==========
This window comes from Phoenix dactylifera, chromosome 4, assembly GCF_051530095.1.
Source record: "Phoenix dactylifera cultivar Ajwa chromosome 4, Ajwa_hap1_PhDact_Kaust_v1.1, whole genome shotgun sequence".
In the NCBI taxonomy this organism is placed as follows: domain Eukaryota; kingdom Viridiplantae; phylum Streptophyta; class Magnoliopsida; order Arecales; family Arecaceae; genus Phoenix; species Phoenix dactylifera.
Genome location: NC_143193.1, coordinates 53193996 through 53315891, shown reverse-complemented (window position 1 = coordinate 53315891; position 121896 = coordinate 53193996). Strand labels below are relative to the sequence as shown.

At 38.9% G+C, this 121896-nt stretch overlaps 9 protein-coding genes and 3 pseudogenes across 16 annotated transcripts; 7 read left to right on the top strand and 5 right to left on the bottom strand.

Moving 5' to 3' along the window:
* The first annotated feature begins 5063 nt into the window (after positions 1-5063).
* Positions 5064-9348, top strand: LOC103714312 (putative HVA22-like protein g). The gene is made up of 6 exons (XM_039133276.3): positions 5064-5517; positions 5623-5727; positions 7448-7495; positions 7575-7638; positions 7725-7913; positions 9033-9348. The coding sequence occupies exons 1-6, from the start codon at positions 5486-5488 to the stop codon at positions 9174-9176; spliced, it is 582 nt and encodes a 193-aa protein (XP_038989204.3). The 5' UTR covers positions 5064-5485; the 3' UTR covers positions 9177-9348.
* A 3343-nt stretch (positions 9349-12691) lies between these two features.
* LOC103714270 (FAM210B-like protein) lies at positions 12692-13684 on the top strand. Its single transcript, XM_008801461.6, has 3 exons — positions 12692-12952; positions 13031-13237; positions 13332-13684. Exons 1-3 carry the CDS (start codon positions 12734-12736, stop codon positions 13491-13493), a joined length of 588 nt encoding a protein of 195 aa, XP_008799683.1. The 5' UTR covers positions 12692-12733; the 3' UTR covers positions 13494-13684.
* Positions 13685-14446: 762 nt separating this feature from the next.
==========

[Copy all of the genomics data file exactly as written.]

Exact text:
This window comes from Phoenix dactylifera, chromosome 4, assembly GCF_051530095.1.
Source record: "Phoenix dactylifera cultivar Ajwa chromosome 4, Ajwa_hap1_PhDact_Kaust_v1.1, whole genome shotgun sequence".
In the NCBI taxonomy this organism is placed as follows: domain Eukaryota; kingdom Viridiplantae; phylum Streptophyta; class Magnoliopsida; order Arecales; family Arecaceae; genus Phoenix; species Phoenix dactylifera.
Genome location: NC_143193.1, coordinates 53193996 through 53315891, shown reverse-complemented (window position 1 = coordinate 53315891; position 121896 = coordinate 53193996). Strand labels below are relative to the sequence as shown.

At 38.9% G+C, this 121896-nt stretch overlaps 9 protein-coding genes and 3 pseudogenes across 16 annotated transcripts; 7 read left to right on the top strand and 5 right to left on the bottom strand.

Moving 5' to 3' along the window:
* The first annotated feature begins 5063 nt into the window (after positions 1-5063).
* Positions 5064-9348, top strand: LOC103714312 (putative HVA22-like protein g). The gene is made up of 6 exons (XM_039133276.3): positions 5064-5517; positions 5623-5727; positions 7448-7495; positions 7575-7638; positions 7725-7913; positions 9033-9348. The coding sequence occupies exons 1-6, from the start codon at positions 5486-5488 to the stop codon at positions 9174-9176; spliced, it is 582 nt and encodes a 193-aa protein (XP_038989204.3). The 5' UTR covers positions 5064-5485; the 3' UTR covers positions 9177-9348.
* A 3343-nt stretch (positions 9349-12691) lies between these two features.
* LOC103714270 (FAM210B-like protein) lies at positions 12692-13684 on the top strand. Its single transcript, XM_008801461.6, has 3 exons — positions 12692-12952; positions 13031-13237; positions 13332-13684. Exons 1-3 carry the CDS (start codon positions 12734-12736, stop codon positions 13491-13493), a joined length of 588 nt encoding a protein of 195 aa, XP_008799683.1. The 5' UTR covers positions 12692-12733; the 3' UTR covers positions 13494-13684.
* Positions 13685-14446: 762 nt separating this feature from the next.